design - syntax - usage -

mathematics notation definition

The MINSE syntax necessary to convey a structured expression is
completely described by the page on syntax,
but to augment that syntax you can use *notation
definitions* specific to your application. Right now, all a
notation definition contains is a list of operator declarations,
allowing you to define your own infix operators. (More notational
power might be available in future.)

There is currently just one defined notation.

Although the tree-like structure we described on the
syntax page is sufficient to express
just about anything, the use of infix operators is just too common
to ignore. The sum of three and five *could* be explicitly
written thus:

`'sum(3,5)`

However, such notation would quickly grow tiresome, since we're all
used to just writing "3 + 5". Thus, an extra layer of processing is
added to support a number of infix operators such as addition,
subtraction, and so on, as well as symbols that must themselves be
entered as compounds, such as "intersect" for sets. Operators may or
may not have an infix `sum`

" and the short form "`+`

".
The name for an operator may be used as an operator when
the name is preceded by a period ("."), or as an ordinary compound when
given after a single-quote ("'") with its sub-elements in parentheses.
Thus, for example, the following three expressions are taken as equivalent:
and the following two expressions are taken as equivalent:3 + 5 3 .sum 5 'sum(3,5)

'a .noteq 'b 'noteq(a,b)

Expressions involving operators are converted to a canonical
tree structure such as `'sum(3,5)`

before compounds are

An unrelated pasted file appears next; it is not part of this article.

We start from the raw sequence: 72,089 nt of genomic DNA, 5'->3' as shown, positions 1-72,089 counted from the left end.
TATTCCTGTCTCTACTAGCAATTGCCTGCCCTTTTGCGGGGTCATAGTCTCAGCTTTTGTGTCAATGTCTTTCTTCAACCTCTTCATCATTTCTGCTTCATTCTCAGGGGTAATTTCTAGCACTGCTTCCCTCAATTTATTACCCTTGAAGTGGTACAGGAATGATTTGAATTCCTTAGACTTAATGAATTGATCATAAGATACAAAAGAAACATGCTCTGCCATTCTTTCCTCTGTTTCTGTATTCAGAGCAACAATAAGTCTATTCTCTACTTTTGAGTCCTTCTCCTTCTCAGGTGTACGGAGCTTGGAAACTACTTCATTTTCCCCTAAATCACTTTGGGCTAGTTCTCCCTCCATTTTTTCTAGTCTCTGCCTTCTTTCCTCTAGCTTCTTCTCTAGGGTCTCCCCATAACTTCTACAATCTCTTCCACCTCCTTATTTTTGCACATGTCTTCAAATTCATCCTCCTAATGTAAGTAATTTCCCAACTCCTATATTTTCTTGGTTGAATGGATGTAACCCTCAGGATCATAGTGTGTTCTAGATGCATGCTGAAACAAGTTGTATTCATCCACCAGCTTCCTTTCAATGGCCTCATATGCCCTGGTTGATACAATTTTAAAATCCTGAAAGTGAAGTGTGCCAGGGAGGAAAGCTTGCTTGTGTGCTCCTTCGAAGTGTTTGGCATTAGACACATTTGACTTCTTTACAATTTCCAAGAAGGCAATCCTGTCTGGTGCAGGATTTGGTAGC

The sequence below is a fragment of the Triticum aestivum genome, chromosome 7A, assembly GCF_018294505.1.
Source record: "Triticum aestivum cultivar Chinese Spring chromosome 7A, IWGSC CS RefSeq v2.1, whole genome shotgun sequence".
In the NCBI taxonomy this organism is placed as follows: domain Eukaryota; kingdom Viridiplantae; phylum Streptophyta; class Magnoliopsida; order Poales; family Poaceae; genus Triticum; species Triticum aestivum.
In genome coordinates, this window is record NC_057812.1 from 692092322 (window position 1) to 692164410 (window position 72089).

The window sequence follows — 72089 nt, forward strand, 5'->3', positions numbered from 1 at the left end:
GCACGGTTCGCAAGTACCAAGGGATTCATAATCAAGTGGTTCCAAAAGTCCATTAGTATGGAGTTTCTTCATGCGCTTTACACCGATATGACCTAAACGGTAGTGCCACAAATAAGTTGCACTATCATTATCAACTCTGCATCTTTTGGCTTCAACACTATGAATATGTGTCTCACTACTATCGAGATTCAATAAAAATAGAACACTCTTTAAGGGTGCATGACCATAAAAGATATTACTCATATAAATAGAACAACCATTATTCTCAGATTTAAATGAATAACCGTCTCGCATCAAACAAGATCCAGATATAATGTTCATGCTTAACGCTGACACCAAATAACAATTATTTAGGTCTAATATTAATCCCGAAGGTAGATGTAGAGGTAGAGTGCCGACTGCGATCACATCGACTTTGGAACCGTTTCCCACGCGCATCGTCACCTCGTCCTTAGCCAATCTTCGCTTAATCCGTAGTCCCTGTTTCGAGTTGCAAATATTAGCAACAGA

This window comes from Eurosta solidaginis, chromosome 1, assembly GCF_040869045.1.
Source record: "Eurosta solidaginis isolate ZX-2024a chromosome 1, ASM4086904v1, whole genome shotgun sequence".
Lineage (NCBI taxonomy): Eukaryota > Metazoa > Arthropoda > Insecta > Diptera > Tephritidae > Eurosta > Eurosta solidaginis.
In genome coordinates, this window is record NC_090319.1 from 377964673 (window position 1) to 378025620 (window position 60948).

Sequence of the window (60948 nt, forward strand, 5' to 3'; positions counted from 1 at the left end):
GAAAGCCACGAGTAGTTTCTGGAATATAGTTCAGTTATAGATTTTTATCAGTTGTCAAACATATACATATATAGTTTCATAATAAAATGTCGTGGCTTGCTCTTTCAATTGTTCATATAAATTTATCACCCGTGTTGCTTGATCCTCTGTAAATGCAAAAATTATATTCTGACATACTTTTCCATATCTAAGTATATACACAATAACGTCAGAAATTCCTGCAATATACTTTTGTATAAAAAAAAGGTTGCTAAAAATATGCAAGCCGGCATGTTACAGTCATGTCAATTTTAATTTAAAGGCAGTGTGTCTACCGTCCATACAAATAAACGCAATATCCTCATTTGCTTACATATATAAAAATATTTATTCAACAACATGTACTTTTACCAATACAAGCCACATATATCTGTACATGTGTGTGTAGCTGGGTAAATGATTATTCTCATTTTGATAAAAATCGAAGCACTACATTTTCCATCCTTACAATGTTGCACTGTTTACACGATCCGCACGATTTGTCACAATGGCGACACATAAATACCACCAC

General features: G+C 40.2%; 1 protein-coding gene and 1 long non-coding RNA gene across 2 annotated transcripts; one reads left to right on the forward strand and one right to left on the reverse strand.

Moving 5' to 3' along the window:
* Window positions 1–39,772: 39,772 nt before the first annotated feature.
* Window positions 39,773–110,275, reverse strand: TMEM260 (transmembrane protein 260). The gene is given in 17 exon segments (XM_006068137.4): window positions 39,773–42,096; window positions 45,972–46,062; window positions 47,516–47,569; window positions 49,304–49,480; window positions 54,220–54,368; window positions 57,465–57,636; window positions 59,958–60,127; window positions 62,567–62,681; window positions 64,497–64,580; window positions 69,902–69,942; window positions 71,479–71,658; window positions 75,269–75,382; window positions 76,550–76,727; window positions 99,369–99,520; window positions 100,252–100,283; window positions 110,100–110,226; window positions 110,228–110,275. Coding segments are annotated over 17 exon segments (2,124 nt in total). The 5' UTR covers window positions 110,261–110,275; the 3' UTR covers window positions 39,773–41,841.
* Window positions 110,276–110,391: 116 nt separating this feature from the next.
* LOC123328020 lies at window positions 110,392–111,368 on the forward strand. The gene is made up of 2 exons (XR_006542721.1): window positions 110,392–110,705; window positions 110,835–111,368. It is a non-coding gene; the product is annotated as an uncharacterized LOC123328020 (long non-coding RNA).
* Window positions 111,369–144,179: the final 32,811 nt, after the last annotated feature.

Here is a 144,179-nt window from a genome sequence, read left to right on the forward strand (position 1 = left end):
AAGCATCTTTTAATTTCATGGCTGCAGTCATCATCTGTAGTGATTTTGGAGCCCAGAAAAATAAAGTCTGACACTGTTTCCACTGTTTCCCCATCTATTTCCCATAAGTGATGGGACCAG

transformed by the style definition. The notation definition specifies,
for all operators, the compounds they represent, their precedence,
and their associativity. For binary operators, associativity may be
"left", "right", or "nonassoc". A left-associative operator, like
subtraction, groups the leftmost elements first; a right-associative
operator, like exponentiation, groups the rightmost elements first.
An operator is non-associative when it doesn't make sense to use in
succession (for example, the associativity of the operator "is an
element of" is "nonassoc").

Sometimes, though, we need operators with more than two elements. While it is okay to associate "a + b + c" as "(a+b) + c", for instance, it is certainly wrong to associate "P implies Q implies R" and turn it into "(P implies Q) implies R"! So a special associativity type called "serial" is also defined, which converts a series of several of the same operator into a compound with possibly many elements. Another special associativity type called "chain" is defined to deal with a series of several operators that may be different (but are all of a similar nature), like "X is less than Y is less than or equal to Z".

The result of conversion is a semantic tree with all operators
replaced by compounds and each compound explicitly grouped with its arguments.
(A MINSE expression that contains no operators and whose syntax can be
completely described by the syntax page without an
additional notation definition is called a *canonical
structured expression* or CSE).
Here is an example of how conversion might take place:

`a * _ c / (_ 3 * x - y) + 2 * b`

when used with the "math" notation definition becomes equivalent to the CSE
'sum('quot('prod(a, 'neg(c) ), 'diff('prod('neg(3), x ), y ) ), 'prod(2, b ) )

Happily, you should never have to worry about doing this sort of expansion manually. It's just nice to understand how everything works and to see the consistent structure underneath, in case you later want to add new operators or define your own notations. This method of separately performing conversion (based on the notation) and transformation (based on the style) easily lends itself to extending the language to include new operators or constructions, and gives us the flexibility to define operators to mean different things in different situations.